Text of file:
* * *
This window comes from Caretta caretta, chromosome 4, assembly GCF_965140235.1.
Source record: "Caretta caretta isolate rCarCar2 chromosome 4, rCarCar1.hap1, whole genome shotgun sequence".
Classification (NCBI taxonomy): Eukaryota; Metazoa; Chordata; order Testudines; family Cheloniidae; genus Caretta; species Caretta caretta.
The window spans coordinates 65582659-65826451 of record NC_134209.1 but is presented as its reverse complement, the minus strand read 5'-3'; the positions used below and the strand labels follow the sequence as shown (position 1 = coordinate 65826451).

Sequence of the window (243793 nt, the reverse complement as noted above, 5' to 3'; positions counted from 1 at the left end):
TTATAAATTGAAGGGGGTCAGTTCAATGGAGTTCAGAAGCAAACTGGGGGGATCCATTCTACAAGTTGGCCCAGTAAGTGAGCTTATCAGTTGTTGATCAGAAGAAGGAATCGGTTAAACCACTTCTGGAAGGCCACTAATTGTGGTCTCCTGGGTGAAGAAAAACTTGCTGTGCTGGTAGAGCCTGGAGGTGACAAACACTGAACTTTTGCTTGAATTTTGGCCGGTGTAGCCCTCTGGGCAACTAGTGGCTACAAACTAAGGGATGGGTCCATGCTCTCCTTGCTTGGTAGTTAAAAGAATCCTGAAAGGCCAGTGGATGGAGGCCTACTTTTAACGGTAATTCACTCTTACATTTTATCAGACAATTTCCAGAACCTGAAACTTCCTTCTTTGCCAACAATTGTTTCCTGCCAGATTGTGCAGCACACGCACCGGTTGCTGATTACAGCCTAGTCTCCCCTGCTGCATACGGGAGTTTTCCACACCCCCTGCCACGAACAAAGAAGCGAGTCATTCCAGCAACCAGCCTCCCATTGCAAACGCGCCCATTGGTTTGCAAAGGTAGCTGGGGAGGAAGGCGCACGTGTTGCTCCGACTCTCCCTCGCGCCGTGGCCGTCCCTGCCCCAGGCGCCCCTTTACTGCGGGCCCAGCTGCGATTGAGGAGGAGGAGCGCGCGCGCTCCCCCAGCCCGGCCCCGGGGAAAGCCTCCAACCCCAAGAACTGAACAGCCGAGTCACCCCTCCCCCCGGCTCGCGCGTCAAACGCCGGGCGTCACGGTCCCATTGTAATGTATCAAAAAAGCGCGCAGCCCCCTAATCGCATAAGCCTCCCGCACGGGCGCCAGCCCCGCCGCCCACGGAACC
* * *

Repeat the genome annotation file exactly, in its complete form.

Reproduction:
This window comes from Caretta caretta, chromosome 4, assembly GCF_965140235.1.
Source record: "Caretta caretta isolate rCarCar2 chromosome 4, rCarCar1.hap1, whole genome shotgun sequence".
Classification (NCBI taxonomy): Eukaryota; Metazoa; Chordata; order Testudines; family Cheloniidae; genus Caretta; species Caretta caretta.
The window spans coordinates 65582659-65826451 of record NC_134209.1 but is presented as its reverse complement, the minus strand read 5'-3'; the positions used below and the strand labels follow the sequence as shown (position 1 = coordinate 65826451).

Sequence of the window (243793 nt, the reverse complement as noted above, 5' to 3'; positions counted from 1 at the left end):
TTATAAATTGAAGGGGGTCAGTTCAATGGAGTTCAGAAGCAAACTGGGGGGATCCATTCTACAAGTTGGCCCAGTAAGTGAGCTTATCAGTTGTTGATCAGAAGAAGGAATCGGTTAAACCACTTCTGGAAGGCCACTAATTGTGGTCTCCTGGGTGAAGAAAAACTTGCTGTGCTGGTAGAGCCTGGAGGTGACAAACACTGAACTTTTGCTTGAATTTTGGCCGGTGTAGCCCTCTGGGCAACTAGTGGCTACAAACTAAGGGATGGGTCCATGCTCTCCTTGCTTGGTAGTTAAAAGAATCCTGAAAGGCCAGTGGATGGAGGCCTACTTTTAACGGTAATTCACTCTTACATTTTATCAGACAATTTCCAGAACCTGAAACTTCCTTCTTTGCCAACAATTGTTTCCTGCCAGATTGTGCAGCACACGCACCGGTTGCTGATTACAGCCTAGTCTCCCCTGCTGCATACGGGAGTTTTCCACACCCCCTGCCACGAACAAAGAAGCGAGTCATTCCAGCAACCAGCCTCCCATTGCAAACGCGCCCATTGGTTTGCAAAGGTAGCTGGGGAGGAAGGCGCACGTGTTGCTCCGACTCTCCCTCGCGCCGTGGCCGTCCCTGCCCCAGGCGCCCCTTTACTGCGGGCCCAGCTGCGATTGAGGAGGAGGAGCGCGCGCGCTCCCCCAGCCCGGCCCCGGGGAAAGCCTCCAACCCCAAGAACTGAACAGCCGAGTCACCCCTCCCCCCGGCTCGCGCGTCAAACGCCGGGCGTCACGGTCCCATTGTAATGTATCAAAAAAGCGCGCAGCCCCCTAATCGCATAAGCCTCCCGCACGGGCGCCAGCCCCGCCGCCCACGGAACC